The national and state parks systems function in fundamentally different ways although to serve a very similar purpose. They both maintain and manage large areas of land for conserving the wonders of the natural environment and to promote a positive visitor experience. The National Park Service (NPS) focuses on nationally significant features with a focus on an educational visitor experience. State parks on the other hand extend this visitor experience to encompass all recreational demands such as camping, biking, fishing, using off road vehicles and more. One interesting note, on the NPS’s mission, is that they are striving, in the 21st century, to bring national parks closer to people and dense urban centers to captivate a wider audience. This contrasts greatly from their original mission to bring the people to the parks.
The decision-making process with in the National Park Service is very political and has many checks and process’s. In summary, the process of land decisions starts with a general management plan. This is where the park is zoned, like a city, in a fashion that indicates environmentally sensitive areas, event prone areas, and suitable stable areas for visitor use. This plan is sent through review by several parties, including local tribes, the NPS office, public forums, state agencies and any other interested parties. A visitor use plan is created by the park managers and is part of the general management plan, this is where changes to camping areas and visitor access is planned and maintained. Visitors can influence these plans when they are released to the public for comment. Given the extensive process these documents go through they are infrequently updated and on average are reviewed every 10-15 years by the NPS unless more urgent attention is brought forward.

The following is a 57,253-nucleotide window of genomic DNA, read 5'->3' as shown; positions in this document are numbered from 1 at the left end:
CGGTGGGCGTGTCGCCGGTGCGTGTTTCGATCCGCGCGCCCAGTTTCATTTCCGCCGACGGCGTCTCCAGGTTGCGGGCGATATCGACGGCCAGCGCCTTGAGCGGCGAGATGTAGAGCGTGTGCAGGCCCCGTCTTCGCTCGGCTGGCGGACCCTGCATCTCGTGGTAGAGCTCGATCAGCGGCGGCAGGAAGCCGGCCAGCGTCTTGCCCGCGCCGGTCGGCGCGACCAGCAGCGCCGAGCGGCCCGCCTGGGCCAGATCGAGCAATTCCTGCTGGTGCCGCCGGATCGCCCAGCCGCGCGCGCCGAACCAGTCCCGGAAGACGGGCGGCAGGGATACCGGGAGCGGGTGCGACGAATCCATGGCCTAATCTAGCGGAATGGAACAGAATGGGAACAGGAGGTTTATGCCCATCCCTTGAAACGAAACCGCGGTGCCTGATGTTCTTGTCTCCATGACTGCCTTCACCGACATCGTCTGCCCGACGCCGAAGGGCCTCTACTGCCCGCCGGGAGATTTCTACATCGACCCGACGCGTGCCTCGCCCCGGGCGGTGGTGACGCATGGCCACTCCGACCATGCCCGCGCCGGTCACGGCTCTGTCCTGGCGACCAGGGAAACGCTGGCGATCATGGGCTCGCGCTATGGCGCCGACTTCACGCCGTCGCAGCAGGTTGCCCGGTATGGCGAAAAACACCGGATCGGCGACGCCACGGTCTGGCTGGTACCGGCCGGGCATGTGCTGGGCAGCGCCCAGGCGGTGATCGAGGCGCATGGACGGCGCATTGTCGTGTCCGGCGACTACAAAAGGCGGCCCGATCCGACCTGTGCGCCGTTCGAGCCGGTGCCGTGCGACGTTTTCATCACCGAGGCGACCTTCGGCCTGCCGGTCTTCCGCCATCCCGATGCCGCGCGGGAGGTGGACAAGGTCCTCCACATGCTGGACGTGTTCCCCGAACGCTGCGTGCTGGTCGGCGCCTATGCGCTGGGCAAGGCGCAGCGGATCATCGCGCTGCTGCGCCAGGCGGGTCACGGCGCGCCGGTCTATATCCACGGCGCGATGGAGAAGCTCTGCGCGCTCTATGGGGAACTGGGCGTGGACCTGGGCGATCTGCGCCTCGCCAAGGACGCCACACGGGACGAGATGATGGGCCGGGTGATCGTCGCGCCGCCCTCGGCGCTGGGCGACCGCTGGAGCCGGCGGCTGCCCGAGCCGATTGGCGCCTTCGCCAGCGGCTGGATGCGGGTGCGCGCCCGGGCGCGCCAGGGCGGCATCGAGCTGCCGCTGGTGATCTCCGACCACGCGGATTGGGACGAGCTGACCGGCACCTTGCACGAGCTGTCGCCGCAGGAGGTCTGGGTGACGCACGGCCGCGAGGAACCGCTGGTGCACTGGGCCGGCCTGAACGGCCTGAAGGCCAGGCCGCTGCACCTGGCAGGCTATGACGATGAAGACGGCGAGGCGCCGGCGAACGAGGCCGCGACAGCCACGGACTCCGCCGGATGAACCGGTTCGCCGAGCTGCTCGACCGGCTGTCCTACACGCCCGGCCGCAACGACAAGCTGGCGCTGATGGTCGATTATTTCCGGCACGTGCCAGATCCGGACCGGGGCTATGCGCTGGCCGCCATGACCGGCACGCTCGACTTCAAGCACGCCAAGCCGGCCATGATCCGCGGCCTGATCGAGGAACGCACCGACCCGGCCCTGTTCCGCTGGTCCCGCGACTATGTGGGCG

The Washington State Parks (WSP) could not be more different than the National Park Service. In 2013 general funding for the state parks was eliminated and the WSP was looked at to generate their own revenue. WSP generates most of its revenue through the sale of Discovery Passes and camping/ parking permits. Because of the need to be self-sustaining WSP functions in many ways like a private company. If changes to the existing parks are to be considered, they are accompanied by analysis and reports since the WSP must consider the profitability of all decisions. This could be good news for some campers as it should promote more capital investments to provide more recreation opportunities within the parks to increase revenues.